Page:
SAIPAN — Commonwealth of the Northern Mariana Islands Gov. Ralph Torres said the medical referral program needs at least $10 million to $12 million a year.
"We just don't have the facility to give proper care for all of our patients, and that's the reason why we have this medical referral program, to send our patients out," he added.
Better health care in the Commonwealth of the Northern Mariana Islands requires investing more in the islands' only hospital while also paying upfront costs, and bringing in more doctors and nurses, Torres said.
He noted that it was only a few years ago when the CNMI replaced hospital beds that had been around since the 1980s.
"What I'm saying is that we do need to sit down with the mayors and just understand what kind of health care we can provide," the governor said. "I mean, even transportation itself is an issue. So, again, we want to address and we want to accommodate everybody, but at the end of the day, there are some challenges that we all have to accept."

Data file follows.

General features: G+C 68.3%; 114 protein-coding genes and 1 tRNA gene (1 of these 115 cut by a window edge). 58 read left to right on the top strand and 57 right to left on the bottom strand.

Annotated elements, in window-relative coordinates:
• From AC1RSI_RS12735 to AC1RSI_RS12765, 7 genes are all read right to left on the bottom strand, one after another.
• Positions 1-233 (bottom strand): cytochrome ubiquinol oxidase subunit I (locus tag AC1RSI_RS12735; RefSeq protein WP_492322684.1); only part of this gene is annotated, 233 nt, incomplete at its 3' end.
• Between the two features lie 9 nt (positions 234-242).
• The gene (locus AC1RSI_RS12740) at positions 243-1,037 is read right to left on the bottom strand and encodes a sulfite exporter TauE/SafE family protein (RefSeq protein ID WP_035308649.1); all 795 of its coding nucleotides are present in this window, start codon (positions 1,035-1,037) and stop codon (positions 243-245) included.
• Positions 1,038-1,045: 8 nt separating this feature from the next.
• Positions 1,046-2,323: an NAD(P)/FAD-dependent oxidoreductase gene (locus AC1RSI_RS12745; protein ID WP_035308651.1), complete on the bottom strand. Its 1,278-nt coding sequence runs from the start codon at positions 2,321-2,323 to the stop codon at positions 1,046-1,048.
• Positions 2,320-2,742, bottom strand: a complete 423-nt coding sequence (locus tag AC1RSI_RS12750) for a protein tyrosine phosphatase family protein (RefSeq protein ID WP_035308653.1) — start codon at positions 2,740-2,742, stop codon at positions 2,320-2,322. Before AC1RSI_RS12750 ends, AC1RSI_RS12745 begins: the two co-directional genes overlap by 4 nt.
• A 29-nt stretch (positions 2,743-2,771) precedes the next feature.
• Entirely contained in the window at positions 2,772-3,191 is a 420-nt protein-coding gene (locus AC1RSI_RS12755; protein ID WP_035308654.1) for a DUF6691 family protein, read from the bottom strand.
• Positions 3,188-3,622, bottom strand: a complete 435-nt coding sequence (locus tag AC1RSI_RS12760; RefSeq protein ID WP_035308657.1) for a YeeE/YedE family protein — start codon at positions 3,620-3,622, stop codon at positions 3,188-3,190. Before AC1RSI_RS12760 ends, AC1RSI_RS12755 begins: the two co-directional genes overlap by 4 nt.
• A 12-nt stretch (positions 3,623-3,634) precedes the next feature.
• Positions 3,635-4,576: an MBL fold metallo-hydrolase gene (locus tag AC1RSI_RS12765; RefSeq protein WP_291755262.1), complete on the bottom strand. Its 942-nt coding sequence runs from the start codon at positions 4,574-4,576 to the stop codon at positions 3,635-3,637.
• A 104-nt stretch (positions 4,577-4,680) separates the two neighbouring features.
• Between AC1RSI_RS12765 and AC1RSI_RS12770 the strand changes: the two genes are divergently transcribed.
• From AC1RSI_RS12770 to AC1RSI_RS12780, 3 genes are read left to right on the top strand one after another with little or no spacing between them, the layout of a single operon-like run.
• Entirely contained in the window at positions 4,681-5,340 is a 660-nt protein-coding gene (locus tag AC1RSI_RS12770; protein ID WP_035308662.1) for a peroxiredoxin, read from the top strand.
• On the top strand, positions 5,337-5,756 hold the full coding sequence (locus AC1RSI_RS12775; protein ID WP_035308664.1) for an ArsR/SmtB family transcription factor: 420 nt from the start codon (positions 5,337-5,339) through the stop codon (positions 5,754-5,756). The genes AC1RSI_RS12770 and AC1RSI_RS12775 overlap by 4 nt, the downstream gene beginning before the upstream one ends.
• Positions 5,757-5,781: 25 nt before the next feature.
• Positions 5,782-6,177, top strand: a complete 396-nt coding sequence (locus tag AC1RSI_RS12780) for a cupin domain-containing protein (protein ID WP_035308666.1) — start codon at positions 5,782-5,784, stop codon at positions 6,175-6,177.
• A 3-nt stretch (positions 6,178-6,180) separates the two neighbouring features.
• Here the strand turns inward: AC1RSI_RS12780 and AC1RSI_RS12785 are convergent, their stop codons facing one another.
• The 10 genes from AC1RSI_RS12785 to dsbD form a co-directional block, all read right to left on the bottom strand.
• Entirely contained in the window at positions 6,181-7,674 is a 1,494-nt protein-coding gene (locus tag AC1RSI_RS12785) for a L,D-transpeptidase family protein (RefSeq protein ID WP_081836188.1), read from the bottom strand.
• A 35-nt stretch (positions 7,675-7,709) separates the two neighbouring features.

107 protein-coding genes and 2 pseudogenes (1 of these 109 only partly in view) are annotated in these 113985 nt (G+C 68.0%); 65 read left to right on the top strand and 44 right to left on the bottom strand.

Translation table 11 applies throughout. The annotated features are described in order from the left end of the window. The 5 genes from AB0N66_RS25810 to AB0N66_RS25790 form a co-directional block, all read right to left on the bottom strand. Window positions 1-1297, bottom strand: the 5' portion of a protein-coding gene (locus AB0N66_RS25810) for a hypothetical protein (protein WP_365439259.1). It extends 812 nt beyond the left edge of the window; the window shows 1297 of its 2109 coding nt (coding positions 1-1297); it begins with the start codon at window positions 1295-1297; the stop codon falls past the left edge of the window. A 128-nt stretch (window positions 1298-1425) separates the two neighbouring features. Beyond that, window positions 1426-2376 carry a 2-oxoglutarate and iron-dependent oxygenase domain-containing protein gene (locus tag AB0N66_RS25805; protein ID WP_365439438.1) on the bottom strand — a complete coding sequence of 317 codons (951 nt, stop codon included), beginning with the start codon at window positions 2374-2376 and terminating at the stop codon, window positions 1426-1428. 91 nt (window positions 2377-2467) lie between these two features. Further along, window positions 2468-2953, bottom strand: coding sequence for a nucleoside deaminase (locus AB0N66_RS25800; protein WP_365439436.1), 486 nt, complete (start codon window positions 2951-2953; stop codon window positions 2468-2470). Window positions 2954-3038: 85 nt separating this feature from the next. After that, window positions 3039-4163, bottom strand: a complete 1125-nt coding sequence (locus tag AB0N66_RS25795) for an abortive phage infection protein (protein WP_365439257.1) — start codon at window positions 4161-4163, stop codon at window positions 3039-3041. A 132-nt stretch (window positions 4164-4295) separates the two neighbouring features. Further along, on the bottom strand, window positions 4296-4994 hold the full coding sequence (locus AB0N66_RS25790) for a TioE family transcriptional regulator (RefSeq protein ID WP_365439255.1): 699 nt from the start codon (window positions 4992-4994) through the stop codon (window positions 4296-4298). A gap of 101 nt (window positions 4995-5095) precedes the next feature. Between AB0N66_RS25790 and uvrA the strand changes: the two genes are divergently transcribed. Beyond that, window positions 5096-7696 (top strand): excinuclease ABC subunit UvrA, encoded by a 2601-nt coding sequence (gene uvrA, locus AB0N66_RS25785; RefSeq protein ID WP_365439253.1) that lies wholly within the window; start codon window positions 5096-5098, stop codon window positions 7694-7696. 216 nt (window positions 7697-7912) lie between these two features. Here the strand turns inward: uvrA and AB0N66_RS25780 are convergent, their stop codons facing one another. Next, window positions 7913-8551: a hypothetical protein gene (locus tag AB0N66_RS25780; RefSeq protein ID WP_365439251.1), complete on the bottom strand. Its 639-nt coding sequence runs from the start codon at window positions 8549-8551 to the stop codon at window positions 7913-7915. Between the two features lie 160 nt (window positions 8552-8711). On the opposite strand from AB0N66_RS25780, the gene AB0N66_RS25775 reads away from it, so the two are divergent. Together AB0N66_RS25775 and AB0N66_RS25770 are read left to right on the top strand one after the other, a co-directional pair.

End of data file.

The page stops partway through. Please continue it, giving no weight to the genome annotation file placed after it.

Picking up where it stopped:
He noted that the CNMI House of Representatives has been conducting budget hearings on health care, including the medical referral program.
"They'll realize that we need to provide at least $10 million a year for medical referrals, but where are they going to cut $10 million from the government? And the hospital needs millions of dollars upfront to bring in equipment, doctors and nurses in order for us to provide immediate care for our patients," he said, adding that these issues are not new.
"(In) the end, we're trying our very best to provide health care here, and at the same time, send our patients out of the CNMI to get the health care they need."